When she graduated from the University of Iowa two years ago with a major in elementary education, Amber Newman envisioned standing in front of a class of bright, energetic youngsters and providing them with the solid educational base that would help them become successful in the upper grades as well as later in life.
But when Newman didn’t land a job in the classroom, she found another way of working with young people – she’s a nanny in Chicago to two boys, ages 1 and 4. Although it’s not her dream job, she’s glad to have a job in this struggling economy. Any job.
“I’m okay, I’m not living on the streets, I’m not hungry,” said Newman, who lives with her parents in suburban Chicago. “A lot of my friends have taken teacher’s aide positions just to be involved in schools and get their foot in the door. Some work in daycare or are nannies like me. None of my friends who have done elementary education have changed their interest.”
What has changed is the labor market.
“I kind of knew toward the end of my last year that there wasn’t going to be a lot of regular teaching positions because of budgeting,” Newman said. “When the economy went down, education took a big hit.”
Two-thirds of the class of 2010 were met with a 9.1 percent unemployment rate – the highest in recent history – and an average of $25,250 in debt, according to “Student Debt and the Class of 2010,” a recent study by the Project on Student Debt, an Institute for College Access & Success initiative.
The unemployment rate for teachers is likely to remain high as financially-stressed governments reduce jobs in the public sector.
Newman says enrolling graduate school while still job hunting is not a viable option.
“I think it just cost too much to go back to school,” said Newman, who has about $30,000 in debt despite having received two scholarships. “When people ask me what I got my degree in and I say education, they would look at me kind of sad and say, ‘Good luck.’”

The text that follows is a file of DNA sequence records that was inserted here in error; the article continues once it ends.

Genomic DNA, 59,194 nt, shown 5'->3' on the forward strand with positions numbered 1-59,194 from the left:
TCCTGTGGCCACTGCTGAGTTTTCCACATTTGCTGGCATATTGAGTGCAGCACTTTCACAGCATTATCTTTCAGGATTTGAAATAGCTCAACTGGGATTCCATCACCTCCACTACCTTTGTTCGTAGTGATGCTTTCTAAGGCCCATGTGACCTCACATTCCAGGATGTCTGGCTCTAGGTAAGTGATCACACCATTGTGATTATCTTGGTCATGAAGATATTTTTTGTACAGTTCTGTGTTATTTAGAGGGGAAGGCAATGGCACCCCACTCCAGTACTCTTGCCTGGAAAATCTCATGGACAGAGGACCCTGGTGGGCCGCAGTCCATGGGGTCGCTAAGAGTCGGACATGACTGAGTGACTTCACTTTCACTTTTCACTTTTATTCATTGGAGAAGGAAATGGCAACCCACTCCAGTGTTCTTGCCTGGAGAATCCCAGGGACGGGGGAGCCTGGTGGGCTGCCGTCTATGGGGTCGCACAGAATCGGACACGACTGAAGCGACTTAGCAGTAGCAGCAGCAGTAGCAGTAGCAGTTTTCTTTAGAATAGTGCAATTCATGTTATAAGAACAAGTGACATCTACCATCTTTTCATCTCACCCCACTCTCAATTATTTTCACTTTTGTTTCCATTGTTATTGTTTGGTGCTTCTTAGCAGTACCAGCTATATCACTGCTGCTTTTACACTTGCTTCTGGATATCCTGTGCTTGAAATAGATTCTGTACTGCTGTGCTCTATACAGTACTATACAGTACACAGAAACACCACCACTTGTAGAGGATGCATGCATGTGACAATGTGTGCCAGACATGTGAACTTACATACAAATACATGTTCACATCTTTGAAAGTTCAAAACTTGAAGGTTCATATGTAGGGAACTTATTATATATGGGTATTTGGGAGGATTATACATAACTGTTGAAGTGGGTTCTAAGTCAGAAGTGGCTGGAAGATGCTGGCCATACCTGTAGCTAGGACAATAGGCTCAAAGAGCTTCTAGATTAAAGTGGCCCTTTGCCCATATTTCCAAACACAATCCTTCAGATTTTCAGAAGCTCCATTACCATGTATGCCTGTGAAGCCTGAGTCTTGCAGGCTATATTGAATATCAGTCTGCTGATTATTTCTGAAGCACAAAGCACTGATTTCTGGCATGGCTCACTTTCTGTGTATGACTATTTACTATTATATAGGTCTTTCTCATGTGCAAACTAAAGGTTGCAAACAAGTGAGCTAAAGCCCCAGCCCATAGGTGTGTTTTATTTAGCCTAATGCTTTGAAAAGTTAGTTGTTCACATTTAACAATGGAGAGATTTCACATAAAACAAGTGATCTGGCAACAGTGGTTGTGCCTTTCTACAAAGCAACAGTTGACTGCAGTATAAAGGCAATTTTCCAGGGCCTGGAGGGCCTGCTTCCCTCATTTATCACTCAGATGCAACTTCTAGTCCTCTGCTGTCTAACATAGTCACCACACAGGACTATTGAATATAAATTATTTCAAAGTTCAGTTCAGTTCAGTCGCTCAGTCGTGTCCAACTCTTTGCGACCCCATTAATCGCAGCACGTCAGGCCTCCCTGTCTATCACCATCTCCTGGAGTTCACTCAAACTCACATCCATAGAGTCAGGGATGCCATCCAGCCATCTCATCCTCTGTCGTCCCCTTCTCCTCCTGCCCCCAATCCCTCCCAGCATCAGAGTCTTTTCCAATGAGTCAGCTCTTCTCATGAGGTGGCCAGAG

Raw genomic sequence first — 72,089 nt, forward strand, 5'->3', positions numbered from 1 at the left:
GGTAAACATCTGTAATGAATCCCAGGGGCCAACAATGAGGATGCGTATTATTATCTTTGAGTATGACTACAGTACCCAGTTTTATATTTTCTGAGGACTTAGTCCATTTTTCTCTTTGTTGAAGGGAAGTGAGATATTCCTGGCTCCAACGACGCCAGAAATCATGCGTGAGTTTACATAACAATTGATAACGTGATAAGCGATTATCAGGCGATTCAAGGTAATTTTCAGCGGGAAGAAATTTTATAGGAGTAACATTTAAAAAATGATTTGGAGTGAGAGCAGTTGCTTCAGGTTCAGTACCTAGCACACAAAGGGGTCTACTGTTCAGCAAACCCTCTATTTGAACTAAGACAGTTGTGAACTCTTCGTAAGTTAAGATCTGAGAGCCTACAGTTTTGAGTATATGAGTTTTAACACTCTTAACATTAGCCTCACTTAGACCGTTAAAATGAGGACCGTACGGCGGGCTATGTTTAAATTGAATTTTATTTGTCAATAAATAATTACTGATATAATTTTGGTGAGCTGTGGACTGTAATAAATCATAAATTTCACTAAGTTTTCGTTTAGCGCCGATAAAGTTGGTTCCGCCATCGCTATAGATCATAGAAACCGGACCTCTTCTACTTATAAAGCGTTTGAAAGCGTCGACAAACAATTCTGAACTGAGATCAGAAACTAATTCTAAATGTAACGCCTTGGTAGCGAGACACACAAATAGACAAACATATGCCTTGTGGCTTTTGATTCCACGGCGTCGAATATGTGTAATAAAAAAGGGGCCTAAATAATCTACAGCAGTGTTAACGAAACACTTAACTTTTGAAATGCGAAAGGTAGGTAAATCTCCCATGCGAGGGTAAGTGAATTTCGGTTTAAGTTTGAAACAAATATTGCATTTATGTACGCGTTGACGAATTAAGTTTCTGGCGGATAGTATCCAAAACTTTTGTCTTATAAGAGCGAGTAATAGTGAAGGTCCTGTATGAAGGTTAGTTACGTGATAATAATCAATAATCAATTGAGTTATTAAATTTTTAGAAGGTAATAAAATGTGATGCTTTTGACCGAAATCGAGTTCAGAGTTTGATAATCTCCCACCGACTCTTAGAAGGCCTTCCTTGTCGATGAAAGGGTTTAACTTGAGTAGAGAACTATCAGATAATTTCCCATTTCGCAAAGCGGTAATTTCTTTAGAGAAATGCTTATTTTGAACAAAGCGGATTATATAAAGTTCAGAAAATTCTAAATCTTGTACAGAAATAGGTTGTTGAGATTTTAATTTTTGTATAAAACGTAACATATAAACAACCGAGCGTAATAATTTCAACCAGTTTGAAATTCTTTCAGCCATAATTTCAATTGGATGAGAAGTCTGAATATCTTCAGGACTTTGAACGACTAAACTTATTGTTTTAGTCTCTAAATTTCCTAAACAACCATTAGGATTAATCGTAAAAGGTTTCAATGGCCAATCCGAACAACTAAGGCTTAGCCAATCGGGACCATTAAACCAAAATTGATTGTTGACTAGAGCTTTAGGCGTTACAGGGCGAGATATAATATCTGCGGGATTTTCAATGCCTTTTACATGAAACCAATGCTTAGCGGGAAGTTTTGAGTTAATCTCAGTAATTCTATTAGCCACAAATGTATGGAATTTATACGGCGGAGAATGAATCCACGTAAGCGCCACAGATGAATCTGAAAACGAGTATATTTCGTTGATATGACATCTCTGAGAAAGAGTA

And if the student is Black, like Newman, he or she will need more than luck.
A study conducted by the College Board Advocacy & Policy Center in 2010 – the same year Newman graduated from college – found that student loan debt levels of $30,500 or higher were more common among 27 percent of African-American college graduates, compared with 16 percent of their white counterparts.
Federal Reserve data show that the median student loan amount for Whites increased from $13,463 in 2007 to $15,000 in 2009, an increase of $1,537. Over that same period, student loans for Latinos rose from $13,463 to $17,000, an increase of $3,537. The highest increase was among Blacks, rising from $8,285 in 2007 to $14,000 in 2009, a jump of $5,715.
Meanwhile, the percentage of households relying on students loans was also highest among African-Americans (27.9 percent), compared with 14.2 percent for Latinos and 15.9 percent for Whites.
The increased reliance on student loans is directly connected to the economy,
“The expansion of education debt occurred at the same time that other credit markets, especially mortgages and credit cards, contracted,” Christian E. Weller said in a Center for American Progress report. “Households went deeper into education debt during the crisis as other forms of credit became less prevalent.”
Students loans now exceed total U.S. credit card debt.
More Blacks may be forced to turn to student loans because Pell grants – direct allocations that help poor students attend college – may be slashed. That will have a profound impact on Historically Black Colleges and Universities (HBCUs) because two-thirds of their students receive Pell grants. Without those direct grants, families are more likely to seek loans.
Regardless of whether a college graduate lands a job, repayment of student loans are scheduled to begin approximately six months after commencement. According to the Institute for Higher Education Policy, only 37 percent of student loan borrowers were able to repay their loans without delinquency.
That number is likely to rise if Congress doesn’t act soon.
“More than 7 million students and their families rely on Subsidized Stafford Loans to help pay for college,” says a report by the Center for American Progress. “The loans distributed by the U.S. Department of Education currently hold an interest rate of 3.4 percent. But that rate is set to double if Congress fails to act by July 1, 2012. If that occurs, millions of students will see their interest rates soar to 6.8 percent on the new loans they take in the next year thereby causing a steep rise in their loan burden and effectively increasing the cost of attaining a college degree.”
Newman hasn’t abandoned her dream of being an elementary school teacher and is again applying for teaching positions.
“I started looking last summer but not full force because there weren’t that many job listings,” she explained. “It was kind of discouraging.”